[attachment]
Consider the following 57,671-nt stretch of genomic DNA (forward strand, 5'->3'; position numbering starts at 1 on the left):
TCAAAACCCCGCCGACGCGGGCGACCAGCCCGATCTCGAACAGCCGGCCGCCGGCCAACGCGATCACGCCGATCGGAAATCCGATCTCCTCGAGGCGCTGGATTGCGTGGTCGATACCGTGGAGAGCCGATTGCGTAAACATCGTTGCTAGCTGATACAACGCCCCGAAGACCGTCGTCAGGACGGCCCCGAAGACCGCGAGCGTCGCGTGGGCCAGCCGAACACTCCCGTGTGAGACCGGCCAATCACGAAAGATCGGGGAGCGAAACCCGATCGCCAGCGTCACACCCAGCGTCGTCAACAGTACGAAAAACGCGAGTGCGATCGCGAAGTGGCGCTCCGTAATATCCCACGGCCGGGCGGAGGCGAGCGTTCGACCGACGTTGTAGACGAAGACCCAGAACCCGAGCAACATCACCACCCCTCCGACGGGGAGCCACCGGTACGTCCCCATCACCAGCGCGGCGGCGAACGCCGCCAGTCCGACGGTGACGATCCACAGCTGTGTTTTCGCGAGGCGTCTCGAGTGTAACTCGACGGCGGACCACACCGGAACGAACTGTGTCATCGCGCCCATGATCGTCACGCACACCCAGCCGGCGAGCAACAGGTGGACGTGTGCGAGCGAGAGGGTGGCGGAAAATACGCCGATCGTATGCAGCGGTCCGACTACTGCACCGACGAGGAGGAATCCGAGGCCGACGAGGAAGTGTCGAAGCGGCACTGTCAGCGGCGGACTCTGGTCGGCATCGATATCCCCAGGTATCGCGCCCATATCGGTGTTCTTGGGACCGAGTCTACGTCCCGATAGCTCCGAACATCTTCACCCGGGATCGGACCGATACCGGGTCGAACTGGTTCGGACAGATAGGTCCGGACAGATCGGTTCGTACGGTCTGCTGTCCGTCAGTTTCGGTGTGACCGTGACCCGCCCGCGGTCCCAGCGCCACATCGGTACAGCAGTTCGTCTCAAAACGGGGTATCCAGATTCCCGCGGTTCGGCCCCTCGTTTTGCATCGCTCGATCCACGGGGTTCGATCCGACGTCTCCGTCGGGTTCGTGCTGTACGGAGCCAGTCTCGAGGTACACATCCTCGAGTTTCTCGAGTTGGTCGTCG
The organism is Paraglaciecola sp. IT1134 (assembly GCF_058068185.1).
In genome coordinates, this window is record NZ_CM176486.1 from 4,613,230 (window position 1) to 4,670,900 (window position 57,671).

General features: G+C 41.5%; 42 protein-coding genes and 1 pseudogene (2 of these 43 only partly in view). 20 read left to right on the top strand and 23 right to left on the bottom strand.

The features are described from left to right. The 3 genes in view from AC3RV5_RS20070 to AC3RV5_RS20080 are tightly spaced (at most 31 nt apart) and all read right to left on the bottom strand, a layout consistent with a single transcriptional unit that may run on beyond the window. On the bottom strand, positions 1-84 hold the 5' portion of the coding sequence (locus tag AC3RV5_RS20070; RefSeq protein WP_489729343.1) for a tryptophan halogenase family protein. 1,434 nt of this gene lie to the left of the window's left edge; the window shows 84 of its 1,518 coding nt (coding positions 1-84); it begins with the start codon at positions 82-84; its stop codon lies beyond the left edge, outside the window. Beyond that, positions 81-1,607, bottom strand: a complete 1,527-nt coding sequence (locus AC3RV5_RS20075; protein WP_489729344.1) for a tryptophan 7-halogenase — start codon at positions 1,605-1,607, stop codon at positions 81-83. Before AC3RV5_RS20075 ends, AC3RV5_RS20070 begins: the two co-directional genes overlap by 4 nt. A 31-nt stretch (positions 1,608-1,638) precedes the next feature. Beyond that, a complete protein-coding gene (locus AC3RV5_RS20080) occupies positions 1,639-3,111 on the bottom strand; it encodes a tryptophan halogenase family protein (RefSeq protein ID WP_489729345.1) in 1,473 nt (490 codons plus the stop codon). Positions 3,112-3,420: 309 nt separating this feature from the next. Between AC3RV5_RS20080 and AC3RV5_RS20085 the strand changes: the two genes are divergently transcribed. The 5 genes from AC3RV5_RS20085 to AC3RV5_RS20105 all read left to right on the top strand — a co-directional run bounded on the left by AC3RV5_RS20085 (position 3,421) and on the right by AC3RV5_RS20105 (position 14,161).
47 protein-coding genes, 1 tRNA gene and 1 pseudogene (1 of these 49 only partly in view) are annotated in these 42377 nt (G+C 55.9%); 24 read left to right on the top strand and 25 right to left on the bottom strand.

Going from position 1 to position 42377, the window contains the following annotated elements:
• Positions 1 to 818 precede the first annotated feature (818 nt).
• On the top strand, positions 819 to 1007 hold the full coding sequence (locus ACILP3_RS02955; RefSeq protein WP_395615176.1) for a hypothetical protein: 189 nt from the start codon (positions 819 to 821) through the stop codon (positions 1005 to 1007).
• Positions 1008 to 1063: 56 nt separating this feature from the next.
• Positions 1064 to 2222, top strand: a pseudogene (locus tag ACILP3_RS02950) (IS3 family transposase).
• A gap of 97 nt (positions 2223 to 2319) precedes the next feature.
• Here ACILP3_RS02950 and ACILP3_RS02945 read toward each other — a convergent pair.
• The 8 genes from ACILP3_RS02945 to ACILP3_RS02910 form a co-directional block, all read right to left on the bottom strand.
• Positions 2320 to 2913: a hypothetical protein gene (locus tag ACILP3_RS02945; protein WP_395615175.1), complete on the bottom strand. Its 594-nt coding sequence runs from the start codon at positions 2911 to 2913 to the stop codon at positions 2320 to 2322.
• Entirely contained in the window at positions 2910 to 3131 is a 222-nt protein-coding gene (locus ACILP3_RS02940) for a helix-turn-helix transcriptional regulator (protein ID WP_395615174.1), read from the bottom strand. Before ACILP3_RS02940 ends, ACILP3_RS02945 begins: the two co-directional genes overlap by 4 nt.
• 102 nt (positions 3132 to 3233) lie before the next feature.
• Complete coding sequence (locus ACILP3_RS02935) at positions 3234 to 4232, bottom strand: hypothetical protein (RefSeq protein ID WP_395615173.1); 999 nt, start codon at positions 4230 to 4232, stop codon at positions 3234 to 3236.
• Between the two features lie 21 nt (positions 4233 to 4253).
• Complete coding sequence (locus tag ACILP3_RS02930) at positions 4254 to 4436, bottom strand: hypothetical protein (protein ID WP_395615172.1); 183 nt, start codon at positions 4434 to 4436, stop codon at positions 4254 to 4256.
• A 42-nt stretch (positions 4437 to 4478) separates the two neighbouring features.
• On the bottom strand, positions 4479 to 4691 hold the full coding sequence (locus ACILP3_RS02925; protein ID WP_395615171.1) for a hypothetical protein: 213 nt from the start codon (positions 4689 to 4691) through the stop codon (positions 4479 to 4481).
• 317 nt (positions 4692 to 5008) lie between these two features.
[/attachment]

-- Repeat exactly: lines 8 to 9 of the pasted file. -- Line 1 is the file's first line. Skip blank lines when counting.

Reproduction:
Going from position 1 to position 42377, the window contains the following annotated elements:
• Positions 1 to 818 precede the first annotated feature (818 nt).